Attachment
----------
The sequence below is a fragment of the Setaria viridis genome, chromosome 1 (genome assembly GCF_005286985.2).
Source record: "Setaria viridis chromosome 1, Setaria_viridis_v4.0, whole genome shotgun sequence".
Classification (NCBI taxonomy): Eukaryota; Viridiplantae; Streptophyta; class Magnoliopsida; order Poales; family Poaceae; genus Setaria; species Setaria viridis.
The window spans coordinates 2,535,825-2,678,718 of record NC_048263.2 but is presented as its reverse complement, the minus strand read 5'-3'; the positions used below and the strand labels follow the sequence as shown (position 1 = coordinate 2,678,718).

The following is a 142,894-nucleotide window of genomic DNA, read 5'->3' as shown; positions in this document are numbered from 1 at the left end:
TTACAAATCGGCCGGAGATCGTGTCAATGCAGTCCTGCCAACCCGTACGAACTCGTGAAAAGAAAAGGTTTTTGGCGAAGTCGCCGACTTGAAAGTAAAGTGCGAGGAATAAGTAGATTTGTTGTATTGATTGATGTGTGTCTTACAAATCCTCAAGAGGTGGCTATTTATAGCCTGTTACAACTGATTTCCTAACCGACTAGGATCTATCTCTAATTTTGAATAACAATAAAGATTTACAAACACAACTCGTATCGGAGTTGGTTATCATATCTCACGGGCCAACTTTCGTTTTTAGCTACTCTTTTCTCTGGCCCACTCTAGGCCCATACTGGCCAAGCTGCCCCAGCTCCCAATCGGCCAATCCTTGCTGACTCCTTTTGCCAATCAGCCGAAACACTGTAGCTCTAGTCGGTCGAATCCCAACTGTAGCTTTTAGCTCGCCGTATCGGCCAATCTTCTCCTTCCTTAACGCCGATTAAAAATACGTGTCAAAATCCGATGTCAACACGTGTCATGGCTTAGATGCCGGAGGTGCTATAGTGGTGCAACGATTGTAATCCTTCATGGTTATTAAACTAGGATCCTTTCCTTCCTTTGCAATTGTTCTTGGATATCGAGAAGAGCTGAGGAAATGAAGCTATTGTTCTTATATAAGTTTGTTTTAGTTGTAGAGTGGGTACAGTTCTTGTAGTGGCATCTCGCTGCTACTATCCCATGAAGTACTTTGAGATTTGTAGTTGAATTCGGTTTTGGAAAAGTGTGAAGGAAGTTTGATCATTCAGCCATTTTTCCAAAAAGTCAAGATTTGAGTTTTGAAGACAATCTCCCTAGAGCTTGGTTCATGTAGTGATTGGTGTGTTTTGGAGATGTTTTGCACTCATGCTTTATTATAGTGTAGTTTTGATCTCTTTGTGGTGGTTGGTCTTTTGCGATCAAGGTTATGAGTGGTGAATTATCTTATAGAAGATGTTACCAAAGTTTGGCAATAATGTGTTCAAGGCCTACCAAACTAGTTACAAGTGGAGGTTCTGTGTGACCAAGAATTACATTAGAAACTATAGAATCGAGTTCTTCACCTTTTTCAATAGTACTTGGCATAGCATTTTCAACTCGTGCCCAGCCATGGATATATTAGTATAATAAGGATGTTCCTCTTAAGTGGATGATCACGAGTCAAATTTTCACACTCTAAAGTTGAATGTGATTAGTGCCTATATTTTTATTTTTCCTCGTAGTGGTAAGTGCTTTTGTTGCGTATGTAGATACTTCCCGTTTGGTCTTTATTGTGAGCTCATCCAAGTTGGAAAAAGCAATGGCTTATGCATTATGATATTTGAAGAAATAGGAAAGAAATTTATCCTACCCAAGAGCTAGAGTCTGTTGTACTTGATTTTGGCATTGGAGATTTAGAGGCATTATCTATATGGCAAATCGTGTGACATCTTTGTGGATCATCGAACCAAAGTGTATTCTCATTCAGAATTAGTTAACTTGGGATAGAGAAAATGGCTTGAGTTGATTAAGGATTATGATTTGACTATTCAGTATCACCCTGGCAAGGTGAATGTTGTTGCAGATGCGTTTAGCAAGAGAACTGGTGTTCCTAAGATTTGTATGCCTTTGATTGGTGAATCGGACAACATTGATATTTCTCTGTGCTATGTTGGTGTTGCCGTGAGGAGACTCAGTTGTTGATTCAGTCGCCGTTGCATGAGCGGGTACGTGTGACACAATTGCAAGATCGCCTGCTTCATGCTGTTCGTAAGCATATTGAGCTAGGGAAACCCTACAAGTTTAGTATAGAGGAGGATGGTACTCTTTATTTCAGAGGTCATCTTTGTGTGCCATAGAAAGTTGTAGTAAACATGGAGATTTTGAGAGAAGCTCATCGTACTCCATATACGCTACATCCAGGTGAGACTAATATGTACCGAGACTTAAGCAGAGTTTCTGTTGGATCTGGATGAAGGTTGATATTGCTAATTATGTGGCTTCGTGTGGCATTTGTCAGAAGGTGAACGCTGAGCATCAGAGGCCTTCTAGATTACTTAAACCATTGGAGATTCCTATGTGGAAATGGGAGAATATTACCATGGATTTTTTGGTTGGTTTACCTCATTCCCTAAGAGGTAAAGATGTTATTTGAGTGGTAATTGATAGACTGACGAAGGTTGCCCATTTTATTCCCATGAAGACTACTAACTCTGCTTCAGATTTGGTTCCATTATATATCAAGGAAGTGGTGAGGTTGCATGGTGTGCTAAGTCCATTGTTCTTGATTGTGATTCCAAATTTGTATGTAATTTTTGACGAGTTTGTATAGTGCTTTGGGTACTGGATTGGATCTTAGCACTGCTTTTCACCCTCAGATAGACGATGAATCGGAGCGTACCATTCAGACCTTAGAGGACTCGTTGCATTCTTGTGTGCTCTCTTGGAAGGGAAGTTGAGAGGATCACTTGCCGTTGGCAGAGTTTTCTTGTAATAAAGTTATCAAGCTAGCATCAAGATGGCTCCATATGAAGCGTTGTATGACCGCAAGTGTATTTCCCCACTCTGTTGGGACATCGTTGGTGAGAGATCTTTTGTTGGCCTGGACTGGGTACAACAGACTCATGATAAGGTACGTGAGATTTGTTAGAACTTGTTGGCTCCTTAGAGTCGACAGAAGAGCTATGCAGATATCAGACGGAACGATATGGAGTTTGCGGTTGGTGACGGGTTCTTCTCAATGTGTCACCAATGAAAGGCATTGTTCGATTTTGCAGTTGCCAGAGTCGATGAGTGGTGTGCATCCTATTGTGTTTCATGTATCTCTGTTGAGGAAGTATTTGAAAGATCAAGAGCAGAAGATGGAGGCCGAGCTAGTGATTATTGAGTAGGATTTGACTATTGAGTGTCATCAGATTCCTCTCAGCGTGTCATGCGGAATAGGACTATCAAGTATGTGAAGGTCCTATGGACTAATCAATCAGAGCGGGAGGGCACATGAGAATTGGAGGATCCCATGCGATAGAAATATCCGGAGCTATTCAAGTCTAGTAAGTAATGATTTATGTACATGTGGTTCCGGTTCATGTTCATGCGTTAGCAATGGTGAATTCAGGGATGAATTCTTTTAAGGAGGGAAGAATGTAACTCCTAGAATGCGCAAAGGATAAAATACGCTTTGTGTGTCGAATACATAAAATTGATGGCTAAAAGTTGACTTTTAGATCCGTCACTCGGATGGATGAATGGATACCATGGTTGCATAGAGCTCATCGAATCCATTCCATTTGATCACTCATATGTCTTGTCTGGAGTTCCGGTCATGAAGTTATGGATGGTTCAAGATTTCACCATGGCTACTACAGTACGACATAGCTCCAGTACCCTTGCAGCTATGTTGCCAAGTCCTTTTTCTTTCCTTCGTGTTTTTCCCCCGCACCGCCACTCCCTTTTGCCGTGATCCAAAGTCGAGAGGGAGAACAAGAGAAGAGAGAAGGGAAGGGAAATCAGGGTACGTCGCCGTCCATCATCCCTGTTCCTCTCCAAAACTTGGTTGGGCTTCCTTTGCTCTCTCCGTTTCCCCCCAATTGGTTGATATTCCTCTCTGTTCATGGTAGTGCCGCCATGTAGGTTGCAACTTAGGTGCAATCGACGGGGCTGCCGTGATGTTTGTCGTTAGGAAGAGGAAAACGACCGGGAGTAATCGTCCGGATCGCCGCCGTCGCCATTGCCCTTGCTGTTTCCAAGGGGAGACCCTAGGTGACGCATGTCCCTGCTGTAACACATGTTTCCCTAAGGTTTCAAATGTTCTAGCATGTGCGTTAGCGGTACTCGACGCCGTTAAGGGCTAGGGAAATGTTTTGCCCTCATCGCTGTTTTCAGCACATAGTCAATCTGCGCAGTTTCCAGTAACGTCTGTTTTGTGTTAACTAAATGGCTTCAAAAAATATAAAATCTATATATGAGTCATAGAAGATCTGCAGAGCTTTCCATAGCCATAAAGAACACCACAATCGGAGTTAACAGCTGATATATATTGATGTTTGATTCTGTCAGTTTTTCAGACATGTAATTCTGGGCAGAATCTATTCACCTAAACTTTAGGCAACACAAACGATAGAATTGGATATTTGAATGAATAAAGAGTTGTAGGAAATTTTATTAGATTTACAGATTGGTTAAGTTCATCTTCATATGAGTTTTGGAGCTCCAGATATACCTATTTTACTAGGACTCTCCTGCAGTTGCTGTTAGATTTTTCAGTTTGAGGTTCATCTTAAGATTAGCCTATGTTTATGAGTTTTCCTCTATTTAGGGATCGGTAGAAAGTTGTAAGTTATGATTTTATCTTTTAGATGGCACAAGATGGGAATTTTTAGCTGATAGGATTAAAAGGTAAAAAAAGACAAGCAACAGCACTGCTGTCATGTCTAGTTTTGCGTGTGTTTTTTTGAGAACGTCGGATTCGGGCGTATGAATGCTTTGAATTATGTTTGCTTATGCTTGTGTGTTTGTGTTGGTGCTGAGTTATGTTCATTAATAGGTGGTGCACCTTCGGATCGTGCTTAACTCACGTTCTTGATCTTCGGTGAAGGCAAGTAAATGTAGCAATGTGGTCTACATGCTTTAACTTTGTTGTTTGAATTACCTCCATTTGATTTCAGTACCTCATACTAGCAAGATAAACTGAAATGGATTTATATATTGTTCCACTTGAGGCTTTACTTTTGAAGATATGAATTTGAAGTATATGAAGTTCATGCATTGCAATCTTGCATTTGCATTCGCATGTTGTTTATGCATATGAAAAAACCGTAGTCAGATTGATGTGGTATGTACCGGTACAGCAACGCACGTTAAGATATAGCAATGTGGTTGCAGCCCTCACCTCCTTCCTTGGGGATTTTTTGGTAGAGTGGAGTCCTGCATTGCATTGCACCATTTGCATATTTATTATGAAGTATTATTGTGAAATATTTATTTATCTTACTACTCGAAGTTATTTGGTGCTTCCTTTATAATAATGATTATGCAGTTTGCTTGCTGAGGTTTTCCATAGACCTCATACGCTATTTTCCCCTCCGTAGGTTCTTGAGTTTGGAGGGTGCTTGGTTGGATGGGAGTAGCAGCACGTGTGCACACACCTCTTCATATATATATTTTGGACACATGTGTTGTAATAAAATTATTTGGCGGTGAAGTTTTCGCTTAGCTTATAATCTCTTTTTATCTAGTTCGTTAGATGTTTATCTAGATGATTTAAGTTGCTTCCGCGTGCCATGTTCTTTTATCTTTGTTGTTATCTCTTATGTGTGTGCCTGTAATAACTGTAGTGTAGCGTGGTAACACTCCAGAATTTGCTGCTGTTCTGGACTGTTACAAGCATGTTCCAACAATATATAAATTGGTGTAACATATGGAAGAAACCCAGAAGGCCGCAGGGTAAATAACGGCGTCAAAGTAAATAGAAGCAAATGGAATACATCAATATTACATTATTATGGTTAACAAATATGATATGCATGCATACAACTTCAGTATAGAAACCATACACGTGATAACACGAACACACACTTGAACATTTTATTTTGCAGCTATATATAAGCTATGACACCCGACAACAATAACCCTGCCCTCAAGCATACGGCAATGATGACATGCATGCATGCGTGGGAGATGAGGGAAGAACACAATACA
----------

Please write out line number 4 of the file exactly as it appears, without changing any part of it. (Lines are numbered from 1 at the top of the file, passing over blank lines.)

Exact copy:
The window spans coordinates 2,535,825-2,678,718 of record NC_048263.2 but is presented as its reverse complement, the minus strand read 5'-3'; the positions used below and the strand labels follow the sequence as shown (position 1 = coordinate 2,678,718).